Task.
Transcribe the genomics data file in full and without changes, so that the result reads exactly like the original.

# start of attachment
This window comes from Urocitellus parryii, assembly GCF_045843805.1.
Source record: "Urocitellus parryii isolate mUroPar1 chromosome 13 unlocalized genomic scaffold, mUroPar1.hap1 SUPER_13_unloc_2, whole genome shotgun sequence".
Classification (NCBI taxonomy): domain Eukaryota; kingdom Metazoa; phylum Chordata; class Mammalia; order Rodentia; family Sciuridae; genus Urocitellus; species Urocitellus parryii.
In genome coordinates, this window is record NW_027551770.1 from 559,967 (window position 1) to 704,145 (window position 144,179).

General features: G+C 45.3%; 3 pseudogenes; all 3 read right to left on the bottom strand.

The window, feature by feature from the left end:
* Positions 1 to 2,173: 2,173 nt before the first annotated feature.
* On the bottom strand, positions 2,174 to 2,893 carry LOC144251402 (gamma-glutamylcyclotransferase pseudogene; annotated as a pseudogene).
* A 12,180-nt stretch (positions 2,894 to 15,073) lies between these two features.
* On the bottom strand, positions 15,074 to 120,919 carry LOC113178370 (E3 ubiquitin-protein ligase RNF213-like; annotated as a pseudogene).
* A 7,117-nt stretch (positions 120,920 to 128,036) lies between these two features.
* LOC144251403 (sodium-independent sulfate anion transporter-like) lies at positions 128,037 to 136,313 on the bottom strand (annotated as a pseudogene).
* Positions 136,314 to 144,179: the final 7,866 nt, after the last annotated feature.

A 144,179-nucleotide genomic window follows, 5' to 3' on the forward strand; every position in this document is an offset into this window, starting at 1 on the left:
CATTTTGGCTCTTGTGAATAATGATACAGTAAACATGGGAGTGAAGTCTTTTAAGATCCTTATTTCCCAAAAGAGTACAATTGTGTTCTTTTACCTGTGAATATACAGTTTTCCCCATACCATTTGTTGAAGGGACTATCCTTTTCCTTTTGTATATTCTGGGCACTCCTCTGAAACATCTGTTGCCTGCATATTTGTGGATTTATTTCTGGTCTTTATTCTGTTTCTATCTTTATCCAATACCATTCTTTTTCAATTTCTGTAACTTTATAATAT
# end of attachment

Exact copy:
This window comes from Urocitellus parryii, assembly GCF_045843805.1.
Source record: "Urocitellus parryii isolate mUroPar1 chromosome 13 unlocalized genomic scaffold, mUroPar1.hap1 SUPER_13_unloc_2, whole genome shotgun sequence".
Classification (NCBI taxonomy): domain Eukaryota; kingdom Metazoa; phylum Chordata; class Mammalia; order Rodentia; family Sciuridae; genus Urocitellus; species Urocitellus parryii.
In genome coordinates, this window is record NW_027551770.1 from 559,967 (window position 1) to 704,145 (window position 144,179).

General features: G+C 45.3%; 3 pseudogenes; all 3 read right to left on the bottom strand.

The window, feature by feature from the left end:
* Positions 1 to 2,173: 2,173 nt before the first annotated feature.
* On the bottom strand, positions 2,174 to 2,893 carry LOC144251402 (gamma-glutamylcyclotransferase pseudogene; annotated as a pseudogene).
* A 12,180-nt stretch (positions 2,894 to 15,073) lies between these two features.
* On the bottom strand, positions 15,074 to 120,919 carry LOC113178370 (E3 ubiquitin-protein ligase RNF213-like; annotated as a pseudogene).
* A 7,117-nt stretch (positions 120,920 to 128,036) lies between these two features.
* LOC144251403 (sodium-independent sulfate anion transporter-like) lies at positions 128,037 to 136,313 on the bottom strand (annotated as a pseudogene).
* Positions 136,314 to 144,179: the final 7,866 nt, after the last annotated feature.

A 144,179-nucleotide genomic window follows, 5' to 3' on the forward strand; every position in this document is an offset into this window, starting at 1 on the left:
CATTTTGGCTCTTGTGAATAATGATACAGTAAACATGGGAGTGAAGTCTTTTAAGATCCTTATTTCCCAAAAGAGTACAATTGTGTTCTTTTACCTGTGAATATACAGTTTTCCCCATACCATTTGTTGAAGGGACTATCCTTTTCCTTTTGTATATTCTGGGCACTCCTCTGAAACATCTGTTGCCTGCATATTTGTGGATTTATTTCTGGTCTTTATTCTGTTTCTATCTTTATCCAATACCATTCTTTTTCAATTTCTGTAACTTTATAATAT